140.636.01 | AY 2013-2014 - 1st Term | 4 Credit(s)
MWF 1:30:00 PM
  • Contact Information
    Fernando Pineda
  • Course Learning Objectives

    Upon successfully completing this course, students will be able to:

    • Operate the Perl programming language (including the ability to (1) read and write perl scripts, and (2) download and use perl bioinformatics libraries, e.g. bioperl);
    • Describe programming techniques and styles, e.g. top-down vs bottom-up programming, debugging and object oriented programming;
    • Explain key fundamental concepts from computer science including notions of data structures, algorithms and computational complexity
    • Organize the processing of large amounts of data from high-throughput biology experiments
    • Write automatic scripts that query local and web-based biological databases
    • Search and use the wealth of software development resources available on the web, e.g., and
  • Course Description
    Uses the PERL programming language to introduce skills and concepts needed to process and interpret data from high-throughput technologies in the biological sciences. Key concepts are introduced and reinforced through lectures with live computer demonstrations, weekly readings, and programming exercises. Excercises and examples draw heavily from biological sequency analysis as welll as real-world problems in proteomics and genetics. Guest lecturers present case studies of PERL and UNIX usage in scientific investigations. Students are introduced to bioinformatics software-development resources available online and to necessary computer science fundamentals.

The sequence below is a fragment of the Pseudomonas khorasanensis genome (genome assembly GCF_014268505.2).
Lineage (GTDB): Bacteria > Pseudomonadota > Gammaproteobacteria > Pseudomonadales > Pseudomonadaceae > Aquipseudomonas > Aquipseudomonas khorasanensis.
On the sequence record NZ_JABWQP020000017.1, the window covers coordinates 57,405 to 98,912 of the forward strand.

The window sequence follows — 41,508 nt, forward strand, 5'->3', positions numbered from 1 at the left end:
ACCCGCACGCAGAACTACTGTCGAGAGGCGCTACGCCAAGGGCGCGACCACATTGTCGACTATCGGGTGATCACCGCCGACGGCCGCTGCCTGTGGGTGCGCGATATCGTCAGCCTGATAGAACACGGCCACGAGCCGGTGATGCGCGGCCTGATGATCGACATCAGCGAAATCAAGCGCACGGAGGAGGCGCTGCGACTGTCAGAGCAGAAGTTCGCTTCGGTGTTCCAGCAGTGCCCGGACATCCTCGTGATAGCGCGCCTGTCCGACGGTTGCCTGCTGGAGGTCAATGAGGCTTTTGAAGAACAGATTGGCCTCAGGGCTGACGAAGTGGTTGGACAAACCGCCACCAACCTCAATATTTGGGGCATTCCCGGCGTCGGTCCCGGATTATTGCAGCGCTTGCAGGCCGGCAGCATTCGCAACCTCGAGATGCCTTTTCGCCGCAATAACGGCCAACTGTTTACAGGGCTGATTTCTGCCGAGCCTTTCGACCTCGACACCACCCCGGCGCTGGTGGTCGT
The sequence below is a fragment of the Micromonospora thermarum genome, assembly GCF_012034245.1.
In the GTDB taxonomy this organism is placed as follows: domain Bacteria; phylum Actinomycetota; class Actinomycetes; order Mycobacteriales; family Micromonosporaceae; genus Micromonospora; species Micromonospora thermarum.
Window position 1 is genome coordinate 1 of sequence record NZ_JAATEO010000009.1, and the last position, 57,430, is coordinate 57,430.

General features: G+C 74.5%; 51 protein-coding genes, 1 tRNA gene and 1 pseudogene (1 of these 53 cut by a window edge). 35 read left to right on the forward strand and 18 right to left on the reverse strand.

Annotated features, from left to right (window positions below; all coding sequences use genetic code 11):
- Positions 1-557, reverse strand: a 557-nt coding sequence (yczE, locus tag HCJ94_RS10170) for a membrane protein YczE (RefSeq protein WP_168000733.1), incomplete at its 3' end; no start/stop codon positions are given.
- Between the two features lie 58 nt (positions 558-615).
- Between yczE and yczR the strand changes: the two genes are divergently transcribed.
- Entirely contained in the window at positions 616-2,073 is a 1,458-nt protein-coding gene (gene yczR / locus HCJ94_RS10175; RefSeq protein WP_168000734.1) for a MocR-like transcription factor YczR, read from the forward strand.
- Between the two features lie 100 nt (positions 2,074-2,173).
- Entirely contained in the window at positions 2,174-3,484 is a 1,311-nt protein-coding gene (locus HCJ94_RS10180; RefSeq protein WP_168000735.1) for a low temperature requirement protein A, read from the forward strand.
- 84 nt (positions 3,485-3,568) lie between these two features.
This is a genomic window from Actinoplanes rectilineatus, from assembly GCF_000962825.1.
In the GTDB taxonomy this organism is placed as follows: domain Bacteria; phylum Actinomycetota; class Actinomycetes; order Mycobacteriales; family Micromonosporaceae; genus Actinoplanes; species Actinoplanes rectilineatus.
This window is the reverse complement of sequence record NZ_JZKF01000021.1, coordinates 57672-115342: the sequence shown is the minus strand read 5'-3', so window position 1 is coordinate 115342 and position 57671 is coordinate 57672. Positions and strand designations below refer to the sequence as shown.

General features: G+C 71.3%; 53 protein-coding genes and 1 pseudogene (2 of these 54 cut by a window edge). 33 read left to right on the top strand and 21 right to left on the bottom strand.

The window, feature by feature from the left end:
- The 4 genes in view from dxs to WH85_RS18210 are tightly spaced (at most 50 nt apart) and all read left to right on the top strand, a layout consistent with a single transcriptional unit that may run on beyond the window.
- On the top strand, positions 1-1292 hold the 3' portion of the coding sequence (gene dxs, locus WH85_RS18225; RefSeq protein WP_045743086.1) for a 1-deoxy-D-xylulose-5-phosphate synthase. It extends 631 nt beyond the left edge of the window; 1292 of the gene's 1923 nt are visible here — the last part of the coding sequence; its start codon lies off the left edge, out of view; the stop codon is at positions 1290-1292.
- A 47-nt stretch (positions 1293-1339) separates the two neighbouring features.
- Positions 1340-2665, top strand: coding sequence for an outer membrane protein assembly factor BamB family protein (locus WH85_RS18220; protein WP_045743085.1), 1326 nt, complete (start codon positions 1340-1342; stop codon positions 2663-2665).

• Intended Audience
    Molecular biology students, students in Biostatistics and MMI.
  • Methods of Assessment
    Student evaluation based on homework and programming project.
  • Prerequisites
    Required course for planned degree program (MHS) in bioinformatics.
  • Course Schedule

    Please see the course Session for a full list of dates and items for this course.

    All pertinent course information is available at the course website

  • Academic Ethics Code

    Students enrolled in the Bloomberg School of Public Health of The Johns Hopkins University assume an obligation to conduct themselves in a manner appropriate to the University's mission as an institution of higher education. A student is obligated to refrain from acts which he or she knows, or under the circumstances has reason to know, impair the academic integrity of the University. Violations of academic integrity include, but are not limited to: cheating; plagiarism; knowingly furnishing false information to any agent of the University for inclusion in the academic record; violation of the rights and welfare of animal or human subjects in research; and misconduct as a member of either School or University committees or recognized groups or organizations.

  • Disability Support Services
    If you are a student with a documented disability who requires an academic accommodation, please contact the Office of Student Life Services at 410-955-3034 or via email at